Mulling over the illustrious fifteen year musical career of one Sufjan Stevens, it’s easy to get lost in all of the shuffle and madness. Stevens has spent much of those fifteen years feverishly oscillating between playful yet dizzying excesses and self-conscious incoherence. We’ve all gotten so acquainted with Stevens assuming the proverbial role of “the Mad Bandleader” that we are quick to forget just how sober and auburn he becomes with just a guitar in his hands. When he’s not busy penning songs about UFOs, zombies and Abraham Lincln, obsessing over Christmas, or being overshadowed by ostensible gimmicks, his simple, splendid folk renditions provide the strongest argument for Stevens as “the Relevant Folk Artist”. And the music provided on his latest effort, Carrie & Lowell regains the refreshingly humble tone it has severely lacked since Seven Swans over a decade ago. Despite the critical acclaim and frenzied fanfare Stevens has generated over the years by way of his ambitious musical projects (Illinois, The Age of Adz) and various endeavors (“The Fifty States Project”, multimedia work, the wordless documentary accompanied by live music entitled Round-Up), he has undoubtedly been overextending himself on cluttered compositions and uptempo pop structures, while his strength always remains nervy balladry.
Thankfully, as a songwriter on Carrie & Lowell, Sufjan Stevens is no longer opting to hide behind surreal vignettes about Baby Jesus, zoo animals, the apocalypse via schizophrenic artist Royal Robertson, and the Brooklyn-Queens Expressway—pouring his heart and soul into each one of album’s eleven tracks—while poignantly exploring love, loss, and subsequently the fate of his very own existence. Gone are the cutesy song titles and conceptual obsessions that permeated his back catalog, abandoned are the quirky trademarks he has indiscriminately established, and detoured is the whimsical career path that he has almost inadvertently embarked upon. “With this record, I needed to extract myself out of this environment of make-believe,” Stevens said in a recent in-depth sit-down interview. “It’s something that was necessary for me to do in the wake of my mother’s death—to pursue a sense of peace and serenity in spite of suffering. It’s not really trying to say anything new, or prove anything, or innovate. It feels artless, which is a good thing. This is not my art project; this is my life.”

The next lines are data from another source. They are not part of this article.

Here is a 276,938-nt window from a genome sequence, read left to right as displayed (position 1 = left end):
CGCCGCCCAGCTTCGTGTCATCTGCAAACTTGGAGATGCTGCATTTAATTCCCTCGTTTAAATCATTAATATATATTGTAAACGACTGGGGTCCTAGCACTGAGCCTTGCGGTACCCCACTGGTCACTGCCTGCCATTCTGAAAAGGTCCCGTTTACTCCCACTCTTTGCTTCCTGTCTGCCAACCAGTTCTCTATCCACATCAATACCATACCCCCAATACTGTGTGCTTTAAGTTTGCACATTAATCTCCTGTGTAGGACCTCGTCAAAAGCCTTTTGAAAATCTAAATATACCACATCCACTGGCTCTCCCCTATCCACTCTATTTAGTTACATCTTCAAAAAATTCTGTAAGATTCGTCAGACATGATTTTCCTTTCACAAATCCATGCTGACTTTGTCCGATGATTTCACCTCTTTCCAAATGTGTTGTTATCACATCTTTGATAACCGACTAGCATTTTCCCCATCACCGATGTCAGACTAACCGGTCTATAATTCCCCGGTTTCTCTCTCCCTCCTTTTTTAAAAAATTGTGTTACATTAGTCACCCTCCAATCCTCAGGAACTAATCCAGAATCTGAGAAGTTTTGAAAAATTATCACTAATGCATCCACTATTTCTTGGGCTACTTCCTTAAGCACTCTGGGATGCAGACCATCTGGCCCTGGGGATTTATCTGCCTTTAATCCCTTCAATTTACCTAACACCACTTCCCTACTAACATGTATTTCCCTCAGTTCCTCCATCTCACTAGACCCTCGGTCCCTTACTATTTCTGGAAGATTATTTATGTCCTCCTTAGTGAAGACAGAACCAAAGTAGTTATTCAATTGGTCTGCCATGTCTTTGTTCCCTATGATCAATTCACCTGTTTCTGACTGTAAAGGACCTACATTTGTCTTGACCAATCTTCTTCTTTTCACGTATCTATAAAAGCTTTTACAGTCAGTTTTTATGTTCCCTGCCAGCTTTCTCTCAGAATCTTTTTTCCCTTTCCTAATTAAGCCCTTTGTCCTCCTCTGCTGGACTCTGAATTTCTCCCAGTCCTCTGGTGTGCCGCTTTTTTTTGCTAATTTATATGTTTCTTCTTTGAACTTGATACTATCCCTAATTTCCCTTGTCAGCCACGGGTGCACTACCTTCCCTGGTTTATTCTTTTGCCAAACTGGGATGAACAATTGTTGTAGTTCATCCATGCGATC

Stevens’ sentiment regarding the creative process behind Carrie & Lowell brings to mind another recent folk project that tackles similarly grave subject matter in a guileless manner. Under the Sun Kil Moon moniker, Mark Kozelek was able to craft a painfully sincere and confessional album in Benji by approaching the medium with a staunch openness. Whether its singing about a second cousin who passed away in a freak accident involving an aerosol can, explicitly detailing his early sexual history, or grotesquely painting a picture of one of his father’s friends who helped his wife commit suicide Kozelek ultimately remains resolute and dedicated to the process no matter how bare-bones it is. In a way Sufjan Stevens, like Kozelek on Benji, has found his “suffering self”. As a man, he suffers; as an artist, he transforms his suffering into art. For both artists and their respective works every single moment appears to be fleeting and it is their duty as songwriters to capture them in an autobiographical sense, before they are forever lost to time or some unforeseeable circumstance.